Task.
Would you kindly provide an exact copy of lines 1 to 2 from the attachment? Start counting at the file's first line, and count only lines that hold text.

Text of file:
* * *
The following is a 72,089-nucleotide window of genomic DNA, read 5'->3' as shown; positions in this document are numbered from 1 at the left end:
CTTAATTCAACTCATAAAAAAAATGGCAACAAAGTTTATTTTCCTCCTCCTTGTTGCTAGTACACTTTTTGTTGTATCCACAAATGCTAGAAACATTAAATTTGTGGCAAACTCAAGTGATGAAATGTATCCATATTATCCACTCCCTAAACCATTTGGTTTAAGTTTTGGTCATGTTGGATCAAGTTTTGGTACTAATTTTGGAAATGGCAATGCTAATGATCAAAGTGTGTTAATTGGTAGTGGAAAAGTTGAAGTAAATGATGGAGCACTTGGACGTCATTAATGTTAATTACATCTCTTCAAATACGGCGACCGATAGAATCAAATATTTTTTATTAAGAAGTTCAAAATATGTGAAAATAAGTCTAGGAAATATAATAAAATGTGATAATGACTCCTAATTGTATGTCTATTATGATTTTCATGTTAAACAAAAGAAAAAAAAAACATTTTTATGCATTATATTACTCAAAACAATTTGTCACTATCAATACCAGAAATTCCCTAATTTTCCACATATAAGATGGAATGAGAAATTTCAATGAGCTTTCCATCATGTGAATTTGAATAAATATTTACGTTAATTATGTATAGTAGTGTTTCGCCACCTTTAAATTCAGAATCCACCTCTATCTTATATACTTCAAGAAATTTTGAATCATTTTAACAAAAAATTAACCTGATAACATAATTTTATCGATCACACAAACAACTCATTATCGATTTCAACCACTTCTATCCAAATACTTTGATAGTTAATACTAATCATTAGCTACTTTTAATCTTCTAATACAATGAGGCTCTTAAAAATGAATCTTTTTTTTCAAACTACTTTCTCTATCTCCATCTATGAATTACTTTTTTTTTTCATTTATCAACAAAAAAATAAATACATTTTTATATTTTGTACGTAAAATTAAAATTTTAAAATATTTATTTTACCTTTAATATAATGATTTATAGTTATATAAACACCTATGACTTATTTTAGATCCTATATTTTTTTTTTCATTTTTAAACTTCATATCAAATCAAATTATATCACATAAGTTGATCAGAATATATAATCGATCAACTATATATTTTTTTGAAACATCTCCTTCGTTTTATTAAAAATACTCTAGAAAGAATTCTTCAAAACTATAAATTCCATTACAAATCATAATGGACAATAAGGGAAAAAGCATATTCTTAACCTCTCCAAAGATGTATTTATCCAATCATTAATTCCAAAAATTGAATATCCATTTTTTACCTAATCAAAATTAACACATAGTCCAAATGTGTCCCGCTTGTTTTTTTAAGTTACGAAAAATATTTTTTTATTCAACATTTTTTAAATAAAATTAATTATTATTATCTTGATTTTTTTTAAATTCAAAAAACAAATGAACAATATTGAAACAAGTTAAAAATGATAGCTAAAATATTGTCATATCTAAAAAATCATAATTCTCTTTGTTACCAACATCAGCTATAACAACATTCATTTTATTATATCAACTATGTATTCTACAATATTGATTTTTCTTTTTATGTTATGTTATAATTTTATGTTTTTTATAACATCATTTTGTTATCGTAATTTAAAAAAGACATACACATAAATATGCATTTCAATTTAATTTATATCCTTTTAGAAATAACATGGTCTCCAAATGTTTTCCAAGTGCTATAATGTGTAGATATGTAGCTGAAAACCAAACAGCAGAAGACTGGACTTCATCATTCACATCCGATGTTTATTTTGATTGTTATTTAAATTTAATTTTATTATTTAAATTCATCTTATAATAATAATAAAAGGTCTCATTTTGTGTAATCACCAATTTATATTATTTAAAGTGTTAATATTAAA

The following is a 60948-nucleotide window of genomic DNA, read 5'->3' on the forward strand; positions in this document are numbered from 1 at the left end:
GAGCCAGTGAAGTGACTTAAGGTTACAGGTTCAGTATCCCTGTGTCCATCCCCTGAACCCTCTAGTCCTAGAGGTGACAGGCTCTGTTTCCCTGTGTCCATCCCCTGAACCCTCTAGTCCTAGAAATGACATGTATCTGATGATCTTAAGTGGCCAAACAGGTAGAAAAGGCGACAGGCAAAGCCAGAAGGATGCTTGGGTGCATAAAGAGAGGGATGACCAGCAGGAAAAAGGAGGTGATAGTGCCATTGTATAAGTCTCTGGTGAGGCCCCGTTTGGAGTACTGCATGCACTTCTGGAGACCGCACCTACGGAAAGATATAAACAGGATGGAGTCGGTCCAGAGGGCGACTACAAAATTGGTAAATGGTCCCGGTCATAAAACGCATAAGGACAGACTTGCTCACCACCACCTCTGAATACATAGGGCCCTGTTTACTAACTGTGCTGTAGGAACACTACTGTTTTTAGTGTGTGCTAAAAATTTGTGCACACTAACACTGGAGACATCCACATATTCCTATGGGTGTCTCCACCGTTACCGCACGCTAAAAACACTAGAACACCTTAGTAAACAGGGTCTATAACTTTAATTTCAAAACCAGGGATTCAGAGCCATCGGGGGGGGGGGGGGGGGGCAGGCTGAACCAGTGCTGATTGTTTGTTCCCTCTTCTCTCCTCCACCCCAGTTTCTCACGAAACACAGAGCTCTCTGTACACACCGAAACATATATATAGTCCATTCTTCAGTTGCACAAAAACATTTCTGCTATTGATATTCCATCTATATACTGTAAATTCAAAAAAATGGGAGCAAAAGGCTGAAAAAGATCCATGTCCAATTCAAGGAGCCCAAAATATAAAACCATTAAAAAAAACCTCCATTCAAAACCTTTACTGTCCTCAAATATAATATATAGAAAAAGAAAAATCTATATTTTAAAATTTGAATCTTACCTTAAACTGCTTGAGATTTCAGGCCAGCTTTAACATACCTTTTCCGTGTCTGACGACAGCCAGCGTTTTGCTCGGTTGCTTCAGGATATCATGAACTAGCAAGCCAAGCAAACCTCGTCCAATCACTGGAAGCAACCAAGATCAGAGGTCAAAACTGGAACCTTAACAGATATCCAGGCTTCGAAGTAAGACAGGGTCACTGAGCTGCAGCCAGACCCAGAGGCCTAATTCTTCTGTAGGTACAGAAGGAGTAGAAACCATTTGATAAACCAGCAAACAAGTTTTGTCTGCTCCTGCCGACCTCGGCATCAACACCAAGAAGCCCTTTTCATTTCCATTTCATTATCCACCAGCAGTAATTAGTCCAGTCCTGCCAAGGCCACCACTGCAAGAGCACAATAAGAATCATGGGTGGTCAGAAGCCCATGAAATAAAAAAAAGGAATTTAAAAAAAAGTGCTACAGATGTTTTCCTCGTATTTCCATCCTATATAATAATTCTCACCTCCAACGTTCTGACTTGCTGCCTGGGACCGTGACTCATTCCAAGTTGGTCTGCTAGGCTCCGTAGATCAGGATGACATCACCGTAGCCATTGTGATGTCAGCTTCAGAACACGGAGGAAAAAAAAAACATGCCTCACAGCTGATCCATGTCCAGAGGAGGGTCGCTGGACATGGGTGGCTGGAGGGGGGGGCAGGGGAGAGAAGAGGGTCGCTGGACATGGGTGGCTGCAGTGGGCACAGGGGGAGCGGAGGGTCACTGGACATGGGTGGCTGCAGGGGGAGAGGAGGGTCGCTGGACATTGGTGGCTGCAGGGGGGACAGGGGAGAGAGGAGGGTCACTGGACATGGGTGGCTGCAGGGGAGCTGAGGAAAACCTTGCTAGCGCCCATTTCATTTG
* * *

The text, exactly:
The following is a 72,089-nucleotide window of genomic DNA, read 5'->3' as shown; positions in this document are numbered from 1 at the left end:
CTTAATTCAACTCATAAAAAAAATGGCAACAAAGTTTATTTTCCTCCTCCTTGTTGCTAGTACACTTTTTGTTGTATCCACAAATGCTAGAAACATTAAATTTGTGGCAAACTCAAGTGATGAAATGTATCCATATTATCCACTCCCTAAACCATTTGGTTTAAGTTTTGGTCATGTTGGATCAAGTTTTGGTACTAATTTTGGAAATGGCAATGCTAATGATCAAAGTGTGTTAATTGGTAGTGGAAAAGTTGAAGTAAATGATGGAGCACTTGGACGTCATTAATGTTAATTACATCTCTTCAAATACGGCGACCGATAGAATCAAATATTTTTTATTAAGAAGTTCAAAATATGTGAAAATAAGTCTAGGAAATATAATAAAATGTGATAATGACTCCTAATTGTATGTCTATTATGATTTTCATGTTAAACAAAAGAAAAAAAAAACATTTTTATGCATTATATTACTCAAAACAATTTGTCACTATCAATACCAGAAATTCCCTAATTTTCCACATATAAGATGGAATGAGAAATTTCAATGAGCTTTCCATCATGTGAATTTGAATAAATATTTACGTTAATTATGTATAGTAGTGTTTCGCCACCTTTAAATTCAGAATCCACCTCTATCTTATATACTTCAAGAAATTTTGAATCATTTTAACAAAAAATTAACCTGATAACATAATTTTATCGATCACACAAACAACTCATTATCGATTTCAACCACTTCTATCCAAATACTTTGATAGTTAATACTAATCATTAGCTACTTTTAATCTTCTAATACAATGAGGCTCTTAAAAATGAATCTTTTTTTTCAAACTACTTTCTCTATCTCCATCTATGAATTACTTTTTTTTTTCATTTATCAACAAAAAAATAAATACATTTTTATATTTTGTACGTAAAATTAAAATTTTAAAATATTTATTTTACCTTTAATATAATGATTTATAGTTATATAAACACCTATGACTTATTTTAGATCCTATATTTTTTTTTTCATTTTTAAACTTCATATCAAATCAAATTATATCACATAAGTTGATCAGAATATATAATCGATCAACTATATATTTTTTTGAAACATCTCCTTCGTTTTATTAAAAATACTCTAGAAAGAATTCTTCAAAACTATAAATTCCATTACAAATCATAATGGACAATAAGGGAAAAAGCATATTCTTAACCTCTCCAAAGATGTATTTATCCAATCATTAATTCCAAAAATTGAATATCCATTTTTTACCTAATCAAAATTAACACATAGTCCAAATGTGTCCCGCTTGTTTTTTTAAGTTACGAAAAATATTTTTTTATTCAACATTTTTTAAATAAAATTAATTATTATTATCTTGATTTTTTTTAAATTCAAAAAACAAATGAACAATATTGAAACAAGTTAAAAATGATAGCTAAAATATTGTCATATCTAAAAAATCATAATTCTCTTTGTTACCAACATCAGCTATAACAACATTCATTTTATTATATCAACTATGTATTCTACAATATTGATTTTTCTTTTTATGTTATGTTATAATTTTATGTTTTTTATAACATCATTTTGTTATCGTAATTTAAAAAAGACATACACATAAATATGCATTTCAATTTAATTTATATCCTTTTAGAAATAACATGGTCTCCAAATGTTTTCCAAGTGCTATAATGTGTAGATATGTAGCTGAAAACCAAACAGCAGAAGACTGGACTTCATCATTCACATCCGATGTTTATTTTGATTGTTATTTAAATTTAATTTTATTATTTAAATTCATCTTATAATAATAATAAAAGGTCTCATTTTGTGTAATCACCAATTTATATTATTTAAAGTGTTAATATTAAA